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Class A warehouses sell near airport to Boston-area investment group

Class A warehouses sell near airport to Boston-area investment group
The Southport Center, located at 10805 Southport Dr. in an industrial warehouse park directly west of Orlando International Airport, was one of two warehouse properties acquired last week by a Boston-area investment group. (Google Street View)

Two Class A warehouse properties directly west of Orlando International Airport sold for an estimated $9.86 million combined, or roughly $77 per square foot, to a Boston-area investment group on Friday, the latest example of Orlando's industrial market drawing national interest, local brokers tell GrowthSpotter.

Known as Southport Center and Palmbay Center, the two neighboring properties that sold are located near the corner of Palmbay and Southport drives in Liberty Park at AIPO, an industrial business park adjacent to OIA. Liberty Park boasts companies like Budweiser, FedEx and Chrysler among companies with major facilities in the park.

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Palmbay Center, a distribution warehouse built in 2003 with 53,448 square feet under roof, has a charter aircraft rental and leasing firm 24-7 Specials listed as a current tenant, via commercial real estate websites.

Southport Center, also a distribution warehouse that was built in 2007 with 74,214 square feet under roof, has among its listed tenants UK Imports and medical supplier Customed USA.

The buyer of both is Southport Palmbay Investors, a Florida LP created May 13 and affiliated with High Street Realty Company out of Boston, Mass. HSRC, a private equity real estate investment and management company that invests in warehouse and distribution properties in major markets across the eastern U.S., did not return calls for comment on Monday.

Orlando has had little new industrial warehouse space built over the past five years, and existing facilities available for purchase are being leased up to create value, or sold at steadily rising prices, said George Livingston, chairman of NAI Realvest in Orlando.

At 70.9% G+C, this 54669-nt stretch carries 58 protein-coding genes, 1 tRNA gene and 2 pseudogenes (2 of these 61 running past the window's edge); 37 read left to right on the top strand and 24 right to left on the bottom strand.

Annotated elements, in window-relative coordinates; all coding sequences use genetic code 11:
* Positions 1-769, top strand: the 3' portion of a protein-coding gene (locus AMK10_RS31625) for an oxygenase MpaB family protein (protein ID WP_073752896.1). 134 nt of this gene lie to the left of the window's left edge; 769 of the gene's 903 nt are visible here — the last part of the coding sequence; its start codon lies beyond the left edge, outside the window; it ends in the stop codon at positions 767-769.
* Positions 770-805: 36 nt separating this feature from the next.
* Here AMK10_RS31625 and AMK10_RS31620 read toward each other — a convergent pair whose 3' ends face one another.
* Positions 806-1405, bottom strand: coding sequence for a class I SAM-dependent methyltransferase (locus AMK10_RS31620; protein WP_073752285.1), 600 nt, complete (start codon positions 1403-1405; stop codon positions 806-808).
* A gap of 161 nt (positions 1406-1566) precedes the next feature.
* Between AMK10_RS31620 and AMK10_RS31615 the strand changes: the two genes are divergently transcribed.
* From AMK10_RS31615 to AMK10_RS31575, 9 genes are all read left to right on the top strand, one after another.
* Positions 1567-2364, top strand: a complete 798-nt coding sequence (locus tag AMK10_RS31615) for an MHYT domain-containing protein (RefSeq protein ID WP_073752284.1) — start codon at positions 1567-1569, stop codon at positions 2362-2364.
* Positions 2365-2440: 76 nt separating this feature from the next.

"Orlando is a secondary market, and national (investor) interest is now flowing to the secondary markets from primary markets, which means there is value to be had here with higher return," he said. "This is an indicator of a trend with out-of-town buyers coming into this market and buying properties for a position they'll probably hold for three to seven years.

"All the development around the airport and expansion planned there for more international flights will only make properties in this area more competitive," Livingston said.

With a combined 127,662 square feet under roof, the buyer paid roughly $77 per square foot, or $9.86 million overall, a calculation based on the doc deed tax from Orange County records. The two properties had a combined assessed value of $3.88 million in 2014 from the Orange County Property Appraiser.

That price per square foot could be seen as high for a user-owner but may still be attractive for an investor seeing demand for long-term tenants in Orlando, said Jay Rohr, founder of MetroOne Inc., a local consultant for the industrial real estate market.

"A market like Orlando, with a strong economy and not quite enough supply of warehouse space, is desirable to investors, particularly because interest rates are so low," he said. "There are not enough quality assets in the U.S. to absorb all the extra money made available by very low interest rates. That has caused (real estate) sale values to rise, and it is as much of a factor in the high price in Orlando as supply and demand."

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